ustice Ruth Bader Ginsburg wasn't trying to kill the sale of Chrysler to Italy's Fiat when she halted it minutes before a 4 p.m. deadline Monday, said Lyle Denniston in SCOTUSblog. Her one-sentence stay merely postpones the sale until she, or the full court, decides whether Indiana pension funds have a right to challenge the deal. But Fiat can walk away June 15, sending Chrysler into liquidation, so the justices have "some incentive" to act quickly.
The pension funds' case has two parts, said Matthew DeBord in Slate's The Big Money. First, they say that the Obama team didn't have the legal right to use bank bailout funds on Chrysler. Then they argue that they're unfairly being forced to accept 29 cents on every dollar of secured debt they paid 43 cents for less than a year ago—"let's hope Justice Ginsburg agrees" that this second point is mostly "political face-saving" by pension fund managers who made "some stupid risk bets."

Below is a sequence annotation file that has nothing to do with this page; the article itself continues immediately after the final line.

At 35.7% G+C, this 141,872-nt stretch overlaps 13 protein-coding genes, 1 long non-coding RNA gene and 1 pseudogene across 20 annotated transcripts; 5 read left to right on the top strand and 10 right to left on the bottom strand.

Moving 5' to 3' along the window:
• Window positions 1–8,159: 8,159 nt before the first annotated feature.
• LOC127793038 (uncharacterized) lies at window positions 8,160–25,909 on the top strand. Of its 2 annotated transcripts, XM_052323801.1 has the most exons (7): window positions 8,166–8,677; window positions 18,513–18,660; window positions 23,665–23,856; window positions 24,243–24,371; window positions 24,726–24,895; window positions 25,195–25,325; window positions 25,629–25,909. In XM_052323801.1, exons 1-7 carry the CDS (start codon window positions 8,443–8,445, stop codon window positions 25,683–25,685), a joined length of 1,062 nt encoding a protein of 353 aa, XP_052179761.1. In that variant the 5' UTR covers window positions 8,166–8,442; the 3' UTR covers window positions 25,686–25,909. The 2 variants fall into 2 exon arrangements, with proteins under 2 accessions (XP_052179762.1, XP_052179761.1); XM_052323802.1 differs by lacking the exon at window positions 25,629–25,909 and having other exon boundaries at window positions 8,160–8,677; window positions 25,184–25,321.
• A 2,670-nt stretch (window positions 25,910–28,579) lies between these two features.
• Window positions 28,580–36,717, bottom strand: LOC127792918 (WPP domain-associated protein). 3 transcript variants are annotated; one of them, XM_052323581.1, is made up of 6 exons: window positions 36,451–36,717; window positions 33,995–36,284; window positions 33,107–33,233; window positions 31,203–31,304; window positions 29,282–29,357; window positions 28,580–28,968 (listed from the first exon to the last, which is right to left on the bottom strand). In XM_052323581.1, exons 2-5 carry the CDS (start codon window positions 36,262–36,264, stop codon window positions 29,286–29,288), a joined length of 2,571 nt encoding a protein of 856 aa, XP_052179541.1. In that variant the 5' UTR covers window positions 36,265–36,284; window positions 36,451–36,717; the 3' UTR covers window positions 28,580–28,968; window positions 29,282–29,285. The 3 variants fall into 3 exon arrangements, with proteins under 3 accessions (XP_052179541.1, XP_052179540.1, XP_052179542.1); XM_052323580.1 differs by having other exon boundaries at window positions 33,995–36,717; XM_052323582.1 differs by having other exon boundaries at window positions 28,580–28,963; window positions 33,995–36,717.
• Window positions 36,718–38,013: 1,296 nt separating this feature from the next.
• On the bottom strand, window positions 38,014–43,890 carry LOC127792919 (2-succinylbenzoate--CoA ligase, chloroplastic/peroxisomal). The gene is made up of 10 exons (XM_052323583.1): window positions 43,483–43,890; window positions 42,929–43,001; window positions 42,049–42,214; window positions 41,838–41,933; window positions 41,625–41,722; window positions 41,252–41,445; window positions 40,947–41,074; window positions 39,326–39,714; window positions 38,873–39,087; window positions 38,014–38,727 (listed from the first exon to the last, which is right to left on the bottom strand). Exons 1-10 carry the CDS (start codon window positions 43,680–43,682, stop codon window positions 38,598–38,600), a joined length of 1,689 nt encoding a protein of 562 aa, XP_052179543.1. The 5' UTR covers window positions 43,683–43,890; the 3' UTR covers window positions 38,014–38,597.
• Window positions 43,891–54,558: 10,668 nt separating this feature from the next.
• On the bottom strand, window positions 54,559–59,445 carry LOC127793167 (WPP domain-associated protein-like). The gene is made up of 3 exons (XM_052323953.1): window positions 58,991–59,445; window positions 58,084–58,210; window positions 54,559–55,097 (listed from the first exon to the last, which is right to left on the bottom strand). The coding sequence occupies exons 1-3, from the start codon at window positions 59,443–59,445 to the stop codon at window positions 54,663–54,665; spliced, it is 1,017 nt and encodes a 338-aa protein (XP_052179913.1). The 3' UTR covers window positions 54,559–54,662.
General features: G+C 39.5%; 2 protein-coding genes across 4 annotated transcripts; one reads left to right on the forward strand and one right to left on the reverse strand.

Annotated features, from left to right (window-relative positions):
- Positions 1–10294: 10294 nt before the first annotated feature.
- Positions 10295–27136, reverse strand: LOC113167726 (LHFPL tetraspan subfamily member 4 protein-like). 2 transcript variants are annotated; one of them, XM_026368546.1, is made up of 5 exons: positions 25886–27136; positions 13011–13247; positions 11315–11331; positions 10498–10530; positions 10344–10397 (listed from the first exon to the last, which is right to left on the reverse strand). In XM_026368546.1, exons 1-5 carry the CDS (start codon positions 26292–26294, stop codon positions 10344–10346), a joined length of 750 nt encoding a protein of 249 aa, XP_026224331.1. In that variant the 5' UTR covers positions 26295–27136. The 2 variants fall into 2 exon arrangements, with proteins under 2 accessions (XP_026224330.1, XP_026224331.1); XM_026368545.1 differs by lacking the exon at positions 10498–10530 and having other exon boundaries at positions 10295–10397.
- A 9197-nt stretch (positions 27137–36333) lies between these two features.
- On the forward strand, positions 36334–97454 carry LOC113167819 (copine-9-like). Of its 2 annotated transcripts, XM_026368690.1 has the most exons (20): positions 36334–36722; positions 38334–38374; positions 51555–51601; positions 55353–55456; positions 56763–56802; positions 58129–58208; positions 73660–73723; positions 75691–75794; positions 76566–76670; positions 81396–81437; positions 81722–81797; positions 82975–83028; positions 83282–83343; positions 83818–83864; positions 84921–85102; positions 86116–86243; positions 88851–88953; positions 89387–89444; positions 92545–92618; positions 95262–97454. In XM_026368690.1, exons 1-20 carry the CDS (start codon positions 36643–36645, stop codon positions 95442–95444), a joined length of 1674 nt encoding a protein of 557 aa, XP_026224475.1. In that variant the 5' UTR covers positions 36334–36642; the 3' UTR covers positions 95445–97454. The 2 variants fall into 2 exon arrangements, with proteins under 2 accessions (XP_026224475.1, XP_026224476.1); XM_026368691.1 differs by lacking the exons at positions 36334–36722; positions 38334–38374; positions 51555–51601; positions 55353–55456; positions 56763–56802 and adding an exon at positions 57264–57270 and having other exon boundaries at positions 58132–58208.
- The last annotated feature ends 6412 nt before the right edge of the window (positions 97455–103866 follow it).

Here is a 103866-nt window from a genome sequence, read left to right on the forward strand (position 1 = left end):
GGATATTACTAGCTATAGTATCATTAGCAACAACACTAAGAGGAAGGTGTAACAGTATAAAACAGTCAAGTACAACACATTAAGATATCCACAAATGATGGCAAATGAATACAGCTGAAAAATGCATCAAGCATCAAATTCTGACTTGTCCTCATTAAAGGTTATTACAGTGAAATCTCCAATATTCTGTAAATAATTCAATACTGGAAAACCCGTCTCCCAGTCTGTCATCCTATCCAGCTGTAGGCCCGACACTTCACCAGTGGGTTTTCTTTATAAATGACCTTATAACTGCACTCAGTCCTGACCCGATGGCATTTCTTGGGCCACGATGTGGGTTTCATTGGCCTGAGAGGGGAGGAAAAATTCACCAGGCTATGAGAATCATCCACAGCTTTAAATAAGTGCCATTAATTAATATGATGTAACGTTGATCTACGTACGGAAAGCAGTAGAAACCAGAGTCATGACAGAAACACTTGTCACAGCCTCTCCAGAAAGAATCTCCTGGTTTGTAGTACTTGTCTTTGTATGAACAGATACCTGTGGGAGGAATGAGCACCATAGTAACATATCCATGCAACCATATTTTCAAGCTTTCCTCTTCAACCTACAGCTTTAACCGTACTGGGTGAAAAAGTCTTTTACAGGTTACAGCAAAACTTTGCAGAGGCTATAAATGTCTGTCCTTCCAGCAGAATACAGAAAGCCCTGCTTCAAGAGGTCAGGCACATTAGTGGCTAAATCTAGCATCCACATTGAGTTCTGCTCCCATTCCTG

Actually, the fact that the Supreme Court is taking a look at the case "is good for capitalism—not to mention democracy," said Rob Cox and Richard Beales in BreakingViews. The "railroading of secured lenders by the White House" may have a good motive—a rapid restructuring could save Chrysler, for the greater economic good—but it raises "troubling questions" about the rights of creditors and challenges years of established bankruptcy law.
The outcome of Ginsburg's stay is uncertain, said Douglas McIntyre in 24/7 Wall Street, but this is almost certainly not the last challenge the Supreme Court will get to "the attempts by Congress and the administration to pull the wings off the fly of the banking system and car industry." And all it would take is "modest success" before the court by one "aggrieved party" to start an avalanche of lawsuits. The Obama administration, and GM, would be right to be worried.
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